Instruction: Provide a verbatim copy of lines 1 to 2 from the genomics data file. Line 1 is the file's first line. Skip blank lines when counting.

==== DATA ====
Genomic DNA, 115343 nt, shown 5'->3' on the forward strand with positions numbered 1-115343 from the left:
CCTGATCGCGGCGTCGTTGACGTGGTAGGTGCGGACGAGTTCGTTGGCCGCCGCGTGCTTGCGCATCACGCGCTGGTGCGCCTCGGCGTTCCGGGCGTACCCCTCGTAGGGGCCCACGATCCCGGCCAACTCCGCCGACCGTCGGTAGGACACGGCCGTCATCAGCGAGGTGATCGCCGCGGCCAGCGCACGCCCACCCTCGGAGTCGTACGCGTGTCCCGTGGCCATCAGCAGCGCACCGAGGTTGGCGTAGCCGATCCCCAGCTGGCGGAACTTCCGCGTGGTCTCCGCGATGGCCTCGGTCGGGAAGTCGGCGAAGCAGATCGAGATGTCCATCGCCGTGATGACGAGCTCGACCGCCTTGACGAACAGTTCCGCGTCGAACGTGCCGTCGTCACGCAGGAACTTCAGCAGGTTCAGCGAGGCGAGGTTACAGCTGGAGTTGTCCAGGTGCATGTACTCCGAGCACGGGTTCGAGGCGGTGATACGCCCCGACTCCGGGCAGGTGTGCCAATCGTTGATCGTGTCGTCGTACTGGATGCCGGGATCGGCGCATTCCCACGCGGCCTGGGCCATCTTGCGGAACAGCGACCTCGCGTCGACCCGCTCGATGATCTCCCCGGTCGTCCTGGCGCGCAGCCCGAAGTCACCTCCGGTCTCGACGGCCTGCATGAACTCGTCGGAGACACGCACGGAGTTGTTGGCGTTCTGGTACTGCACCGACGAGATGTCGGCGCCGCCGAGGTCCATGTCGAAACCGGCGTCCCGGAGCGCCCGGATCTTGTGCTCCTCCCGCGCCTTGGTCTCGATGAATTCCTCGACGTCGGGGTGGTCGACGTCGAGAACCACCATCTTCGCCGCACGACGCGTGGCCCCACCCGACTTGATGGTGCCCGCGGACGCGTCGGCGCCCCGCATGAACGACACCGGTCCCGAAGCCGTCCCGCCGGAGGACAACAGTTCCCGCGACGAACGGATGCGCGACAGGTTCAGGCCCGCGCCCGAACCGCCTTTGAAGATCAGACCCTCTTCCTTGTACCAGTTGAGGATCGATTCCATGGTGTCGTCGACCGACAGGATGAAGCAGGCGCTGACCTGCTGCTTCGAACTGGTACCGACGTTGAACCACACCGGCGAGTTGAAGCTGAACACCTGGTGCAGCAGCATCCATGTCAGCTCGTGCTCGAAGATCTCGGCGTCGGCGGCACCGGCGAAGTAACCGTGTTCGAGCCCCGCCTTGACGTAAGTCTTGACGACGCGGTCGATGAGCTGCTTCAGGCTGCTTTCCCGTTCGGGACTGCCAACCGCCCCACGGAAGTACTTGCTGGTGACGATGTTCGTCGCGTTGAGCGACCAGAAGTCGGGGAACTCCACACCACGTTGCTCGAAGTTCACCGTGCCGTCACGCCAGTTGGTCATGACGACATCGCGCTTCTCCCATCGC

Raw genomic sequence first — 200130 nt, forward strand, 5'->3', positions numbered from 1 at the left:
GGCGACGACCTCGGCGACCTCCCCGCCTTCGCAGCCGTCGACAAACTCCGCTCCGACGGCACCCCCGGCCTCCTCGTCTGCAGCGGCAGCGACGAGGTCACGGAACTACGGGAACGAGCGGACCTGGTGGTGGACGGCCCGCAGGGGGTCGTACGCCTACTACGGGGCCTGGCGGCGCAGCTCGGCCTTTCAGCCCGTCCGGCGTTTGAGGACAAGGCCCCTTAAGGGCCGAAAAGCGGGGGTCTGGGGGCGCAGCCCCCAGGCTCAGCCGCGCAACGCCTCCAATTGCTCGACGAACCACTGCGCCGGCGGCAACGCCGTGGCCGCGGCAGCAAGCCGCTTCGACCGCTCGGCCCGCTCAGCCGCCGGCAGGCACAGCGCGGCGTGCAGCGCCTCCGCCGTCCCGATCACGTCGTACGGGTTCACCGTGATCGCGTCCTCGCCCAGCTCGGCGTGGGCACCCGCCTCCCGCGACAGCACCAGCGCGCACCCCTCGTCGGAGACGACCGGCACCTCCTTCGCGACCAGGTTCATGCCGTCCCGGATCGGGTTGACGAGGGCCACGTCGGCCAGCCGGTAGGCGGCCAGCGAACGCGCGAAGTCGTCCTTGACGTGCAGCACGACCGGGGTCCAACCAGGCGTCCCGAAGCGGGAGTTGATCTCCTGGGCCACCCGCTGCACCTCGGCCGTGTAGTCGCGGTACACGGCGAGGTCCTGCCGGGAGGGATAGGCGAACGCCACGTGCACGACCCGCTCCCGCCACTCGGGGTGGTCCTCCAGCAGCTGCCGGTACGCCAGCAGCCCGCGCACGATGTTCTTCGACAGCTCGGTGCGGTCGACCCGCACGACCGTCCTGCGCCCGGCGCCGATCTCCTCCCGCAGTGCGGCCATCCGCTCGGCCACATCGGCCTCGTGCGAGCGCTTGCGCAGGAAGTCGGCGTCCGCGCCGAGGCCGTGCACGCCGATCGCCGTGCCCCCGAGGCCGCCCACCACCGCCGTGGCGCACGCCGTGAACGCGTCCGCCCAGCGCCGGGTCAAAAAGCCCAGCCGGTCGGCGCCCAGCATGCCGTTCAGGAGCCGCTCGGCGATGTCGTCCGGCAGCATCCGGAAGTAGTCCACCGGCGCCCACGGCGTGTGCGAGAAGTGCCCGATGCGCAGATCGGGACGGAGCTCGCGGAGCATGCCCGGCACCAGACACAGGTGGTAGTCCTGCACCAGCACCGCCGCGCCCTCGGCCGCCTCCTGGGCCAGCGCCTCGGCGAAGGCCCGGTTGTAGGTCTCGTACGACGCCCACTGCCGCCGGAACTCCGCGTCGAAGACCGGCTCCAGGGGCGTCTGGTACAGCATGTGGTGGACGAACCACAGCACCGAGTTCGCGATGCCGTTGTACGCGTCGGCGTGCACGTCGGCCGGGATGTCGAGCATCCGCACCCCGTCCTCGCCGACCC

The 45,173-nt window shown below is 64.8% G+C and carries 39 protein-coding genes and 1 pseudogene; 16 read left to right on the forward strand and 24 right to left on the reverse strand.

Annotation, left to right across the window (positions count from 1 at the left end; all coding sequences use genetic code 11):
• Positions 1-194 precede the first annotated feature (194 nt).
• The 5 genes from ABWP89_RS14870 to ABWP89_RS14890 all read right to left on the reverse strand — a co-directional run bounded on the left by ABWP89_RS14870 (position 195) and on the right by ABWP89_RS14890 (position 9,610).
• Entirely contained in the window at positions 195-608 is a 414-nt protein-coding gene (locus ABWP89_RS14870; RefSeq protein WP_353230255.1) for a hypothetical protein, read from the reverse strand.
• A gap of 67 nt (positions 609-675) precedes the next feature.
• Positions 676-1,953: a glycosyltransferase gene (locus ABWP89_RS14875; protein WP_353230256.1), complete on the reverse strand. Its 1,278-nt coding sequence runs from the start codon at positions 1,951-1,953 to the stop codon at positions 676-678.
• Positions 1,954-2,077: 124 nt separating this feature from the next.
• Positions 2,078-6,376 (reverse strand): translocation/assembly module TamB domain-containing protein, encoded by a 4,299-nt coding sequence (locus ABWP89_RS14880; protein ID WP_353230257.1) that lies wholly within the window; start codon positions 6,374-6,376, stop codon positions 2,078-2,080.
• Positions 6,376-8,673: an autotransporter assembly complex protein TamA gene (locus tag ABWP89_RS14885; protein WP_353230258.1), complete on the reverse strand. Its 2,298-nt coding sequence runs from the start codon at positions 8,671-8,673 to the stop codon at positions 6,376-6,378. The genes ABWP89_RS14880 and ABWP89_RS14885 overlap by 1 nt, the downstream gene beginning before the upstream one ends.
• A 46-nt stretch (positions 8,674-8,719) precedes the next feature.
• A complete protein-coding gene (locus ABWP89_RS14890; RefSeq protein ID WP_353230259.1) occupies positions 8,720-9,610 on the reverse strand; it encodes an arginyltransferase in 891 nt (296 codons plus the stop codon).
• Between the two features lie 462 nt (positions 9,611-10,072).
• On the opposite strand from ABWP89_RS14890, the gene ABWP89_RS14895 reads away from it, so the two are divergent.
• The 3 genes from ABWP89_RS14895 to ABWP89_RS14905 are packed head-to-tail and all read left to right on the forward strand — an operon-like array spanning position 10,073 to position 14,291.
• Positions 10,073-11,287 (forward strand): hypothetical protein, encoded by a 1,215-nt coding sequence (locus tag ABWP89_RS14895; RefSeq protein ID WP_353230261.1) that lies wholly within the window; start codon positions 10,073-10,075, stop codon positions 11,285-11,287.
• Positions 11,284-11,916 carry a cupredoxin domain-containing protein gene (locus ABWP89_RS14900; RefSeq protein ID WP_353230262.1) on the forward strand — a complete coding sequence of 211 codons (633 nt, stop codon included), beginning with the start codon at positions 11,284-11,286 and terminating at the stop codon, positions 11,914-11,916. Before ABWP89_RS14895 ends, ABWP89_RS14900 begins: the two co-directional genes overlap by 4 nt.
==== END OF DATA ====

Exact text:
Genomic DNA, 115343 nt, shown 5'->3' on the forward strand with positions numbered 1-115343 from the left:
CCTGATCGCGGCGTCGTTGACGTGGTAGGTGCGGACGAGTTCGTTGGCCGCCGCGTGCTTGCGCATCACGCGCTGGTGCGCCTCGGCGTTCCGGGCGTACCCCTCGTAGGGGCCCACGATCCCGGCCAACTCCGCCGACCGTCGGTAGGACACGGCCGTCATCAGCGAGGTGATCGCCGCGGCCAGCGCACGCCCACCCTCGGAGTCGTACGCGTGTCCCGTGGCCATCAGCAGCGCACCGAGGTTGGCGTAGCCGATCCCCAGCTGGCGGAACTTCCGCGTGGTCTCCGCGATGGCCTCGGTCGGGAAGTCGGCGAAGCAGATCGAGATGTCCATCGCCGTGATGACGAGCTCGACCGCCTTGACGAACAGTTCCGCGTCGAACGTGCCGTCGTCACGCAGGAACTTCAGCAGGTTCAGCGAGGCGAGGTTACAGCTGGAGTTGTCCAGGTGCATGTACTCCGAGCACGGGTTCGAGGCGGTGATACGCCCCGACTCCGGGCAGGTGTGCCAATCGTTGATCGTGTCGTCGTACTGGATGCCGGGATCGGCGCATTCCCACGCGGCCTGGGCCATCTTGCGGAACAGCGACCTCGCGTCGACCCGCTCGATGATCTCCCCGGTCGTCCTGGCGCGCAGCCCGAAGTCACCTCCGGTCTCGACGGCCTGCATGAACTCGTCGGAGACACGCACGGAGTTGTTGGCGTTCTGGTACTGCACCGACGAGATGTCGGCGCCGCCGAGGTCCATGTCGAAACCGGCGTCCCGGAGCGCCCGGATCTTGTGCTCCTCCCGCGCCTTGGTCTCGATGAATTCCTCGACGTCGGGGTGGTCGACGTCGAGAACCACCATCTTCGCCGCACGACGCGTGGCCCCACCCGACTTGATGGTGCCCGCGGACGCGTCGGCGCCCCGCATGAACGACACCGGTCCCGAAGCCGTCCCGCCGGAGGACAACAGTTCCCGCGACGAACGGATGCGCGACAGGTTCAGGCCCGCGCCCGAACCGCCTTTGAAGATCAGACCCTCTTCCTTGTACCAGTTGAGGATCGATTCCATGGTGTCGTCGACCGACAGGATGAAGCAGGCGCTGACCTGCTGCTTCGAACTGGTACCGACGTTGAACCACACCGGCGAGTTGAAGCTGAACACCTGGTGCAGCAGCATCCATGTCAGCTCGTGCTCGAAGATCTCGGCGTCGGCGGCACCGGCGAAGTAACCGTGTTCGAGCCCCGCCTTGACGTAAGTCTTGACGACGCGGTCGATGAGCTGCTTCAGGCTGCTTTCCCGTTCGGGACTGCCAACCGCCCCACGGAAGTACTTGCTGGTGACGATGTTCGTCGCGTTGAGCGACCAGAAGTCGGGGAACTCCACACCACGTTGCTCGAAGTTCACCGTGCCGTCACGCCAGTTGGTCATGACGACATCGCGCTTCTCCCATCGC